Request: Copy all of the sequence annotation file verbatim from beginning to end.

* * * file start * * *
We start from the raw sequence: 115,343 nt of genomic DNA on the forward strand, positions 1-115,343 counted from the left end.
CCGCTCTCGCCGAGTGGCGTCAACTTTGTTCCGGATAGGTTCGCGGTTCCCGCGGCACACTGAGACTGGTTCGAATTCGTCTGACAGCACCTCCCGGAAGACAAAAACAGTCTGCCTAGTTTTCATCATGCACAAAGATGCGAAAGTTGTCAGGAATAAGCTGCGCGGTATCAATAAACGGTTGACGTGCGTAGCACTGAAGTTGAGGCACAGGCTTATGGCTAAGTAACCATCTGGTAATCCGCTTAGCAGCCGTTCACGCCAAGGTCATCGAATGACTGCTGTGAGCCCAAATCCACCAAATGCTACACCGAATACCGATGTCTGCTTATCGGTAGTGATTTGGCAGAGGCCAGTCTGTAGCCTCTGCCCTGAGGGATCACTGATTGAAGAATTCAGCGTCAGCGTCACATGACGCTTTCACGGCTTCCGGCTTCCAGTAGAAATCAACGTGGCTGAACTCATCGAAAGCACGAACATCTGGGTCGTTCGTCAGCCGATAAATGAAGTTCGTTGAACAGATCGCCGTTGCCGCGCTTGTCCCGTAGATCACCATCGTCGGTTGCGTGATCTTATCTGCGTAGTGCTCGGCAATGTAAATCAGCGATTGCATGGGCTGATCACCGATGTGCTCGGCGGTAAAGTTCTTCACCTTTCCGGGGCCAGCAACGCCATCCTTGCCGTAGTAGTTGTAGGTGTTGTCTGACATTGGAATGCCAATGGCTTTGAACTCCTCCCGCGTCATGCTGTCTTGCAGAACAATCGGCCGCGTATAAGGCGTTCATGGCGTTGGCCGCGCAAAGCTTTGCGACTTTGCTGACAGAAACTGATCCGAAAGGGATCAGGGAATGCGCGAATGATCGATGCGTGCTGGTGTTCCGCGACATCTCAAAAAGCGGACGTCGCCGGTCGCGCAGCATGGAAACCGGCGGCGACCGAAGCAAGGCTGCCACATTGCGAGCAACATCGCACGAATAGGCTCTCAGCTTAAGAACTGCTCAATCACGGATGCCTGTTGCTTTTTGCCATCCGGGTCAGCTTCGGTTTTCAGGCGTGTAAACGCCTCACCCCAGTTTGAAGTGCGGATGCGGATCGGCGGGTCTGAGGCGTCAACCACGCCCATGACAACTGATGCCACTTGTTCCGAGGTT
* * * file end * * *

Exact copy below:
We start from the raw sequence: 115,343 nt of genomic DNA on the forward strand, positions 1-115,343 counted from the left end.
CCGCTCTCGCCGAGTGGCGTCAACTTTGTTCCGGATAGGTTCGCGGTTCCCGCGGCACACTGAGACTGGTTCGAATTCGTCTGACAGCACCTCCCGGAAGACAAAAACAGTCTGCCTAGTTTTCATCATGCACAAAGATGCGAAAGTTGTCAGGAATAAGCTGCGCGGTATCAATAAACGGTTGACGTGCGTAGCACTGAAGTTGAGGCACAGGCTTATGGCTAAGTAACCATCTGGTAATCCGCTTAGCAGCCGTTCACGCCAAGGTCATCGAATGACTGCTGTGAGCCCAAATCCACCAAATGCTACACCGAATACCGATGTCTGCTTATCGGTAGTGATTTGGCAGAGGCCAGTCTGTAGCCTCTGCCCTGAGGGATCACTGATTGAAGAATTCAGCGTCAGCGTCACATGACGCTTTCACGGCTTCCGGCTTCCAGTAGAAATCAACGTGGCTGAACTCATCGAAAGCACGAACATCTGGGTCGTTCGTCAGCCGATAAATGAAGTTCGTTGAACAGATCGCCGTTGCCGCGCTTGTCCCGTAGATCACCATCGTCGGTTGCGTGATCTTATCTGCGTAGTGCTCGGCAATGTAAATCAGCGATTGCATGGGCTGATCACCGATGTGCTCGGCGGTAAAGTTCTTCACCTTTCCGGGGCCAGCAACGCCATCCTTGCCGTAGTAGTTGTAGGTGTTGTCTGACATTGGAATGCCAATGGCTTTGAACTCCTCCCGCGTCATGCTGTCTTGCAGAACAATCGGCCGCGTATAAGGCGTTCATGGCGTTGGCCGCGCAAAGCTTTGCGACTTTGCTGACAGAAACTGATCCGAAAGGGATCAGGGAATGCGCGAATGATCGATGCGTGCTGGTGTTCCGCGACATCTCAAAAAGCGGACGTCGCCGGTCGCGCAGCATGGAAACCGGCGGCGACCGAAGCAAGGCTGCCACATTGCGAGCAACATCGCACGAATAGGCTCTCAGCTTAAGAACTGCTCAATCACGGATGCCTGTTGCTTTTTGCCATCCGGGTCAGCTTCGGTTTTCAGGCGTGTAAACGCCTCACCCCAGTTTGAAGTGCGGATGCGGATCGGCGGGTCTGAGGCGTCAACCACGCCCATGACAACTGATGCCACTTGTTCCGAGGTT